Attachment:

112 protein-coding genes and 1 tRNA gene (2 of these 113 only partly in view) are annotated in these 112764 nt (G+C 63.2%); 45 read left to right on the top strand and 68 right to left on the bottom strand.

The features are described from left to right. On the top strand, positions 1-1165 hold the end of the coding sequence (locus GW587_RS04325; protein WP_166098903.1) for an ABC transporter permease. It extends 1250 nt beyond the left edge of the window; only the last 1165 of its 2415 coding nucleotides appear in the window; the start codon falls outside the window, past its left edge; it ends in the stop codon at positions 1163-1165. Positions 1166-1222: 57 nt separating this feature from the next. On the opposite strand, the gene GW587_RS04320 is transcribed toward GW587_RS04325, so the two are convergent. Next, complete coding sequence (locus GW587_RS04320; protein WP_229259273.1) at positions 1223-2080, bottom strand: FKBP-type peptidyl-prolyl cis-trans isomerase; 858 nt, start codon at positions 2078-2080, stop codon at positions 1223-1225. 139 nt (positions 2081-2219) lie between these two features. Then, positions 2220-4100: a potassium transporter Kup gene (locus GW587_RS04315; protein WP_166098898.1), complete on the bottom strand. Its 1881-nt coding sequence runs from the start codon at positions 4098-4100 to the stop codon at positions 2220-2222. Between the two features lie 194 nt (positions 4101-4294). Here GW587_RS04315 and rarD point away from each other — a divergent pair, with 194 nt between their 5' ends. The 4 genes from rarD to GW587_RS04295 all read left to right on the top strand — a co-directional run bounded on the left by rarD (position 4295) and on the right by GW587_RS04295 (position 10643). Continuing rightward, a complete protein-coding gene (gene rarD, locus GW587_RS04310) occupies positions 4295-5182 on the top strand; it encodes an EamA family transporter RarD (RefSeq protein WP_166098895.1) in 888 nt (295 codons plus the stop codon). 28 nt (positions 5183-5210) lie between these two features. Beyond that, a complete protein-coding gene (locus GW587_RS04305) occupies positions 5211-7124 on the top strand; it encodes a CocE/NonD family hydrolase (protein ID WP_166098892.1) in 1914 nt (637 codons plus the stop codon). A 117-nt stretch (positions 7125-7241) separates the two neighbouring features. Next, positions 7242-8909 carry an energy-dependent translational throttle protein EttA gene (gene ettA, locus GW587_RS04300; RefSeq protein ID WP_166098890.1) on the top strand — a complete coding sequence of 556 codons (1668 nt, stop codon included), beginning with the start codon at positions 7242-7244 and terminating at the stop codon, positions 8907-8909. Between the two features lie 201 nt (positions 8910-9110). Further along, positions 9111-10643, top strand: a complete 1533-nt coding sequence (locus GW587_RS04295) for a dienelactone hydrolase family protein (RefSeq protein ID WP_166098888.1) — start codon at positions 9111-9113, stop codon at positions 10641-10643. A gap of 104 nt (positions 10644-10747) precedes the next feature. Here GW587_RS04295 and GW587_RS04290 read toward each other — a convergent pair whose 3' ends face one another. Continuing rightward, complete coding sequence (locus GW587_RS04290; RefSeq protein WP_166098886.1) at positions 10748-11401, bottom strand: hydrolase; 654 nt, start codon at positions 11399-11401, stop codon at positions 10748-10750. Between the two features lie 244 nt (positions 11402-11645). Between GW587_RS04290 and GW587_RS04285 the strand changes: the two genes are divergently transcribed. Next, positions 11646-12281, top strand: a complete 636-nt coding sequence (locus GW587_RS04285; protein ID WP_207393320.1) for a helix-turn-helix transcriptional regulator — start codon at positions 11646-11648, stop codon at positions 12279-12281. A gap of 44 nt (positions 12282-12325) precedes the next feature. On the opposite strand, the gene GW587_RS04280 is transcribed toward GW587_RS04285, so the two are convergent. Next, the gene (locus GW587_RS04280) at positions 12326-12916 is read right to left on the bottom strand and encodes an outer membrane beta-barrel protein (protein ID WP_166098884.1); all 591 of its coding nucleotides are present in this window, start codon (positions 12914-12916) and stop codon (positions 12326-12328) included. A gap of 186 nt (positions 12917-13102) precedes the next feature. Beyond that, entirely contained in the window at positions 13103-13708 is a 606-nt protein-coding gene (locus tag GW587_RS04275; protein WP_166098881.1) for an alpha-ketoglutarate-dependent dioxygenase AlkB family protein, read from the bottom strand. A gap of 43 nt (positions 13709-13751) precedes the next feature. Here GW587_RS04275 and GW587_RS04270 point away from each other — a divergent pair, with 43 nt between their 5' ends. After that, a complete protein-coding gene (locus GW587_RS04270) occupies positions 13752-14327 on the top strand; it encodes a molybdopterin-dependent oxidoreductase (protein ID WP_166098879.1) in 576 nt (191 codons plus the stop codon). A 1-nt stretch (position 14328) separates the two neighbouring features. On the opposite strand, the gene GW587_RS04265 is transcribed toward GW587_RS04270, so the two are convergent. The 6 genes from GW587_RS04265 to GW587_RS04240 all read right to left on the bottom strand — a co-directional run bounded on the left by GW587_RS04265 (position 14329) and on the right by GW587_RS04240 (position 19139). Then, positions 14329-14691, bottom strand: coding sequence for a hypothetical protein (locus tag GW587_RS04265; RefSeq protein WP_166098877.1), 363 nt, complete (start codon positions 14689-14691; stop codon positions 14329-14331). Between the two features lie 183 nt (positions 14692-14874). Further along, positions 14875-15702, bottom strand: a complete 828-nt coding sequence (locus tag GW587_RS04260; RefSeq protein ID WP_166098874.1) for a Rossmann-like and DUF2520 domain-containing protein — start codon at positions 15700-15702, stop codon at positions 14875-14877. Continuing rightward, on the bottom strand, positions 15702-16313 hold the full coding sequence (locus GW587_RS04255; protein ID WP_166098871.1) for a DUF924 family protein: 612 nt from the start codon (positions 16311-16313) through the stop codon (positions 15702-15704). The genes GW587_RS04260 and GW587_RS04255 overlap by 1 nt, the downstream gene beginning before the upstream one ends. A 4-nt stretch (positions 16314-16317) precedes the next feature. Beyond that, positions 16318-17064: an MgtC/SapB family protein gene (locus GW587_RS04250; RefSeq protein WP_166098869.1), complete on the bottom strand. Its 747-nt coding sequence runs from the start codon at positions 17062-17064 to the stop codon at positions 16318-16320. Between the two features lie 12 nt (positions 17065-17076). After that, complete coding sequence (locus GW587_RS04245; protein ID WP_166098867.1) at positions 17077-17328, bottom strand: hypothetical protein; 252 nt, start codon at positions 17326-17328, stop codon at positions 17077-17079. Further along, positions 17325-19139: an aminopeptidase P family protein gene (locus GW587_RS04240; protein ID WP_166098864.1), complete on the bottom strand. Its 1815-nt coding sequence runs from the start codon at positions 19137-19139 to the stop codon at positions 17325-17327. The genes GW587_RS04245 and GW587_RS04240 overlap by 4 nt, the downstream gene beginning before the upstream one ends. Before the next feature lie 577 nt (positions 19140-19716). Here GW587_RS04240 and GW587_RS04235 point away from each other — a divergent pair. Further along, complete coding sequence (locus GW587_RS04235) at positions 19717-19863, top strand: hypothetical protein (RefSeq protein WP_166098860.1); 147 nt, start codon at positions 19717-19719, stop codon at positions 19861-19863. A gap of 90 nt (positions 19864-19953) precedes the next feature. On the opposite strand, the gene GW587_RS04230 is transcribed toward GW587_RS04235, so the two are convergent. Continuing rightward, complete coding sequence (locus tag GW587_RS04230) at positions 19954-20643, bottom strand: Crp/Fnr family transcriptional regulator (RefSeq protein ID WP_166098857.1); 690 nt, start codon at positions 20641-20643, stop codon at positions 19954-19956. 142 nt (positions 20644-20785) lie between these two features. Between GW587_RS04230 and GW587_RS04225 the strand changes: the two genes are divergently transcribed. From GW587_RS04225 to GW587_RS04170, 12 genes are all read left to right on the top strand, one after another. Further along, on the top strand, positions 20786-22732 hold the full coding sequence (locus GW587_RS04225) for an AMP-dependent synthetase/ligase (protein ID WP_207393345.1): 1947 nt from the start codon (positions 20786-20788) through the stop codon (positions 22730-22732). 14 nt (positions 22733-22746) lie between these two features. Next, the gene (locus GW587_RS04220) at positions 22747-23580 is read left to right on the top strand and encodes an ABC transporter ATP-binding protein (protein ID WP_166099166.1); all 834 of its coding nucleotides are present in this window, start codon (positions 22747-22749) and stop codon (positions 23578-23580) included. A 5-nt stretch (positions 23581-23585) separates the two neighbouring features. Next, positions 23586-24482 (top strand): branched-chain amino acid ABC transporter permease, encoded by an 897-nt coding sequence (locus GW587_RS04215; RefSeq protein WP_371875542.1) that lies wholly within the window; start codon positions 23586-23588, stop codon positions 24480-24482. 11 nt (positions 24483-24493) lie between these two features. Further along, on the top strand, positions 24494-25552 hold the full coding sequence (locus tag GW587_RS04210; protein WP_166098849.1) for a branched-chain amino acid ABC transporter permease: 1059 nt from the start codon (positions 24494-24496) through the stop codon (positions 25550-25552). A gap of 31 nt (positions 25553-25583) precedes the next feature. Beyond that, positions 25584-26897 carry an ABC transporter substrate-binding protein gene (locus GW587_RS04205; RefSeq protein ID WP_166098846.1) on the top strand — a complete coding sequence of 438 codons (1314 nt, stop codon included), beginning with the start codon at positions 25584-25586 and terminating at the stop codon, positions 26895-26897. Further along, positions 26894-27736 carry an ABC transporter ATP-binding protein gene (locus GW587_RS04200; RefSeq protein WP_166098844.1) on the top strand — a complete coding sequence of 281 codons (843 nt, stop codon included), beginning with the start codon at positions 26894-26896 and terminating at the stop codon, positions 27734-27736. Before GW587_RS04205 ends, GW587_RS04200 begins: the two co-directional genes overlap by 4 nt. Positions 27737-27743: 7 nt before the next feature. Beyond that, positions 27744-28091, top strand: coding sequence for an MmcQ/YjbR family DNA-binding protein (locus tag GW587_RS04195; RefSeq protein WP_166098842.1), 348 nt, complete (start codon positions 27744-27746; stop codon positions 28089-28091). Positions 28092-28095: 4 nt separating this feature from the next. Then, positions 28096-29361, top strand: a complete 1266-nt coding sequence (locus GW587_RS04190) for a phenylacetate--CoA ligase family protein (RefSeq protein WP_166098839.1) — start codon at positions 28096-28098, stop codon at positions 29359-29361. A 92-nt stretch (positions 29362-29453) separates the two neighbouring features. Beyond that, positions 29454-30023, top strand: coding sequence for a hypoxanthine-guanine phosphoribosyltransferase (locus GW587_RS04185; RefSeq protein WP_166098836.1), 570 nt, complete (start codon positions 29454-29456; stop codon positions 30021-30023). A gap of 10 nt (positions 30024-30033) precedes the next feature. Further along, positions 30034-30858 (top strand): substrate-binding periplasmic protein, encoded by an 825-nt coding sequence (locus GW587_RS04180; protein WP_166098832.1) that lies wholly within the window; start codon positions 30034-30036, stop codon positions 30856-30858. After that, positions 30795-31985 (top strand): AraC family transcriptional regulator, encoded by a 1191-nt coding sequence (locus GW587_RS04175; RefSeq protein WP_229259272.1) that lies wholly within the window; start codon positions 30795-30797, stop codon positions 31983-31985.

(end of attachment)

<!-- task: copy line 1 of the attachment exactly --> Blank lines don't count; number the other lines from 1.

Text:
112 protein-coding genes and 1 tRNA gene (2 of these 113 only partly in view) are annotated in these 112764 nt (G+C 63.2%); 45 read left to right on the top strand and 68 right to left on the bottom strand.